How to Save on Your Life Insurance Premiums
Life insurance is one of the best ways to protect your family in the event something happens to you, so it is certainly not something on which you should skimp. However, it’s no secret that it can cost you – even simple term policies can feature sky-high premiums. But even though it’s reasonable to want to save on your premium costs, you also don’t want to forfeit the benefits that come from having good policies.
Ultimately, the best way to ensure you are getting the most for your money is to shop around for quotes. There are innumerable life insurance companies out there peddling their rates and offering a swath of plans and pricing options. Simply taking the time to compare apples to apples will save you. In addition, there are a few other steps you can take to save big.
Read on for seven tips to save on your life insurance policy.
#1: Stick to term life insurance
While many financial planners will try to sell “whole life” or permanent life insurance policies with cash value, others recommend simply sticking to term life. Arguably, term policies are equally valuable and can save you substantial amounts in premium payments. This is because cash value in life insurance is not necessarily an investment: Any withdrawals you make from the cash value will reduce your overall death benefit. Additionally, if you take a partial withdrawal that is greater than your total premiums, the excess amount will actually be deemed taxable income.
Not to mention, the cost savings in premium payments for term versus whole life insurance is substantial. In fact, permanent life insurance can cost five or even ten times more, depending on your plan.
Nonetheless, this is not to say that you should never consider whole life insurance – it can be a valuable option for some. However, sit down with a financial planner to review the pros and cons as well as the actual monetary benefits to each option.
#2: If you’re young and healthy, avoid “guaranteed issue” policies
A “guaranteed issue” policy is riskier for insurance companies and as such, are more costly – with higher premiums and lower death benefits, in many cases. If you are generally healthy, opt for a different type of plan. A guaranteed issue policy may result in you spending more in premiums than your heirs will actually collect under your death benefit.
#3: Prioritize your health
Underlying medical issues make it difficult to find a good life insurance plan. Issues like diabetes, heart conditions and high blood pressure are among the many conditions that can induce life insurance companies to increase your premium rates. Not to mention, smokers often face an uphill battle in finding life insurance.
If you are having a hard time finding insurance due to underlying health conditions, take the time to work on your health. See your primary care doctor for some advice on how to get – and stay – in shape and address any conditions. If you can show your insurer a positive health trajectory, they will be more likely to offer a reasonable rate. (Remember: when it comes to insurance, better health equals lower risk to the insurance companies, which results in lower premium amounts.)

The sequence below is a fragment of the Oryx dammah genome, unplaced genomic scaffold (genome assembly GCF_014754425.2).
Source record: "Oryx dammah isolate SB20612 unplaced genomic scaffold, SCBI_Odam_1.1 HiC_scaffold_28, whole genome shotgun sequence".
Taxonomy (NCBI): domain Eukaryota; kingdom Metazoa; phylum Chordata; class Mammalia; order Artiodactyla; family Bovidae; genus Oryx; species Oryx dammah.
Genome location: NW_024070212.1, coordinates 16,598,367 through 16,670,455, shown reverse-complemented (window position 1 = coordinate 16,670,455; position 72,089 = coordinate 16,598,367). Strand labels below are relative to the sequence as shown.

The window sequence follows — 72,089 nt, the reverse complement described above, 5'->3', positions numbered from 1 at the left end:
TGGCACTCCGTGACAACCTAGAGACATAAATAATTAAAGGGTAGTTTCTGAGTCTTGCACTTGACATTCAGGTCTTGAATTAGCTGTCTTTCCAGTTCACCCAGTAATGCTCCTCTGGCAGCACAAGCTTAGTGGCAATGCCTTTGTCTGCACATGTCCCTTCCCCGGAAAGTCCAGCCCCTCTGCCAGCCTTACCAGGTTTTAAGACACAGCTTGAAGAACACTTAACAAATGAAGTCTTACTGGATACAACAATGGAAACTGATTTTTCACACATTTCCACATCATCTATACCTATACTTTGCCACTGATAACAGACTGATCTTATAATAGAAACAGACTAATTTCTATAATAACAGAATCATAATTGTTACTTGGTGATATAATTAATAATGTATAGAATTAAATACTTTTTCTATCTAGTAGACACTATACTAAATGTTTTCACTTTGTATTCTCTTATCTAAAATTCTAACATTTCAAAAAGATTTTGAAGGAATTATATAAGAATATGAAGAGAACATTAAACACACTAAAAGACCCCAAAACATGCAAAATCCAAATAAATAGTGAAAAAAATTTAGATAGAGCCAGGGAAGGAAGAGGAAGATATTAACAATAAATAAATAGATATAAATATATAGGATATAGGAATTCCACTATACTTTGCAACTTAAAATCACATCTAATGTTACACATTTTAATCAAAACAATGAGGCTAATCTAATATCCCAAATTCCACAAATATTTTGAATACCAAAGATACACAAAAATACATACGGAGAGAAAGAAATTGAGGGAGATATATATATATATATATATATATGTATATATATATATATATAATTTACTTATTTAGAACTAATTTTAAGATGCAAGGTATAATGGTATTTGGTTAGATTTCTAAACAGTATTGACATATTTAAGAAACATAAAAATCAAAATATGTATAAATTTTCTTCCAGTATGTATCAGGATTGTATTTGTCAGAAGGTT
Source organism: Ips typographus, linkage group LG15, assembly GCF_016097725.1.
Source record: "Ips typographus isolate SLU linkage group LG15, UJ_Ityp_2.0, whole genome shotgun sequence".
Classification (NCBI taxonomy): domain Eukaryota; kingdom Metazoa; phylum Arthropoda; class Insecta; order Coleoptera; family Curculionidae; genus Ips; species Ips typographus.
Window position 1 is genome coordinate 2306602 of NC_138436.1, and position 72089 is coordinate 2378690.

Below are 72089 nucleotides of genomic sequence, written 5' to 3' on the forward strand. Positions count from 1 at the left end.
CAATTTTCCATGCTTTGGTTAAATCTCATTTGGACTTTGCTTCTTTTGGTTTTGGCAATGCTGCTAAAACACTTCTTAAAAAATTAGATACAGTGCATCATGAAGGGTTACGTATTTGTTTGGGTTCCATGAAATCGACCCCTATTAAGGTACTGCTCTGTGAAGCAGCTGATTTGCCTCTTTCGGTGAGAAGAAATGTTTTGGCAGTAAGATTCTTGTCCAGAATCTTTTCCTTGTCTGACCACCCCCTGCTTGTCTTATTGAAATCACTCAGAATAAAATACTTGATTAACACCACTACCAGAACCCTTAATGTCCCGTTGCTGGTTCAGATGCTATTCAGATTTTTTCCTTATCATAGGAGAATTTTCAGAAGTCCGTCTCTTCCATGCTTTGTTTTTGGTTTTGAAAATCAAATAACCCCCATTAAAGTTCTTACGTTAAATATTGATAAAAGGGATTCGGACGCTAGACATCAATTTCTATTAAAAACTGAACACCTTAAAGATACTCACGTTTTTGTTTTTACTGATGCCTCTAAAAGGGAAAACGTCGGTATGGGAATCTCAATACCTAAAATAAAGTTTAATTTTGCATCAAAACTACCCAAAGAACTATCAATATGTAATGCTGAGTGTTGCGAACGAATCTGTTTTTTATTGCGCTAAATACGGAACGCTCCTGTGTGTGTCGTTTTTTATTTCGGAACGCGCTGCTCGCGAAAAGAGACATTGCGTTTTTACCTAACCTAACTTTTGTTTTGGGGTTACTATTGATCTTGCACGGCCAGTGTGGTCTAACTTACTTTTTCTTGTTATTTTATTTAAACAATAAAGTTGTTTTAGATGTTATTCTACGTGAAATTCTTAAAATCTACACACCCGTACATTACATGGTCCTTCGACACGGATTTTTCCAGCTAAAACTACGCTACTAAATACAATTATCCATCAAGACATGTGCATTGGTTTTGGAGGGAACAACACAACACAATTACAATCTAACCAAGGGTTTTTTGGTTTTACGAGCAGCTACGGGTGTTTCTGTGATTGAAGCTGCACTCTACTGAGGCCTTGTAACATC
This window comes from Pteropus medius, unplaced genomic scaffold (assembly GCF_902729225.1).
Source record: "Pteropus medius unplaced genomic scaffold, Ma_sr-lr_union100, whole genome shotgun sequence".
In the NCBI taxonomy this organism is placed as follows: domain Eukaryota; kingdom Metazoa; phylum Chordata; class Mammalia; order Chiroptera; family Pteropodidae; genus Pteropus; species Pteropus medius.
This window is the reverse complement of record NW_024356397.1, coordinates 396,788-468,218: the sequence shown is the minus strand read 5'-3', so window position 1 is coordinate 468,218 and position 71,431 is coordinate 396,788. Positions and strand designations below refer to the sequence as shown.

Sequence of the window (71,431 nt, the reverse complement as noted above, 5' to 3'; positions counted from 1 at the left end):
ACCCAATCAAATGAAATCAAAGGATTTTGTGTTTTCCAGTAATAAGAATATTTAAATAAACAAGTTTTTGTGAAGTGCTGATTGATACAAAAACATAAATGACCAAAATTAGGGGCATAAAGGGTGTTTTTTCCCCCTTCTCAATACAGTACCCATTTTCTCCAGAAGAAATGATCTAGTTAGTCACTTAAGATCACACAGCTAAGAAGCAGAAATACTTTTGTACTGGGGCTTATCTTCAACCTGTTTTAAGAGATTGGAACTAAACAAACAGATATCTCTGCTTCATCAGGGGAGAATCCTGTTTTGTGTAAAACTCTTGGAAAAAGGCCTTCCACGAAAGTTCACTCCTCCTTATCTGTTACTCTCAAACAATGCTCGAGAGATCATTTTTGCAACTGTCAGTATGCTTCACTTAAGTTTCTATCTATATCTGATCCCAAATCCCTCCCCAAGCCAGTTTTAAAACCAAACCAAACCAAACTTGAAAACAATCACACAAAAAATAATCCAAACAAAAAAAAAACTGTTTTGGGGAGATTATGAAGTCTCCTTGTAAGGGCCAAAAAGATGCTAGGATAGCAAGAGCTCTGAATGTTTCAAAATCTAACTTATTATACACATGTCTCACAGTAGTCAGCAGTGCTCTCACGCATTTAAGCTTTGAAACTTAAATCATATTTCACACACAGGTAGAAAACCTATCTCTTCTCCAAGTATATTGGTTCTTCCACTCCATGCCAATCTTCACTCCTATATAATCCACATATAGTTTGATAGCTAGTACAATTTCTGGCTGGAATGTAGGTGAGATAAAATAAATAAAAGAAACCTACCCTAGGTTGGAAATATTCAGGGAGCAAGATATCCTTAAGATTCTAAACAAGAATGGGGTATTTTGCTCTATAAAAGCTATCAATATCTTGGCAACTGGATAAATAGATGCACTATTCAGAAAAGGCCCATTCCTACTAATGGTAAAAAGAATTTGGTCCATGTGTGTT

#4: Don’t delay
In the same spirit, applying for your insurance when you are young will generally result in a lower rate. Don’t put off the decision to apply for life insurance longer than you need to – particularly if you plan to get married or start a family.
#5: Ask for a rate recalculation if your health improves
Believe it or not, you may be able to score a lower rate even after you’ve purchased a plan. If your rates are high due to a specific health condition, ask your insurer if you can re-apply if you can demonstrate a pattern of improved health. Many insurers will consider your request if you make it in good faith.
#6: Only purchase what you need
While identifying a magic number for your benefit is virtually impossible, you can and should ask yourself how much money it will take for your family to maintain their current standard of living should something happen to you. Consider factors like your children’s education, your spouse’s income, if any, and how much it would take to pay off your home. In the beginning, avoid purchasing more life insurance than you need. If you need more down the road, you can add it – in some cases, you can do so by including a rider rather than applying for a new policy entirely.
#7: Pay your bill annually
Some insurers charge fees for monthly billing. Find out if yours does and if so, make your payments annually instead to save in the long-term. Some insurers even allow making a premium payment as a single lump sum and offer the policyholder a discount.
Don’t let debt keep you from applying for life insurance
If you’re battling debt, purchasing insurance may be the last thing on your mind. However, this doesn’t mean you should continue to delay making the financial decisions you need in order to protect your family.
If you are struggling financially, consider reaching out to a debt management company to explore debt consolidation programs that can help you recover. A reputable debt relief program can help you in a number of ways, so if you are struggling to afford a basic necessity like life insurance, consider reaching out to a company to discuss your options.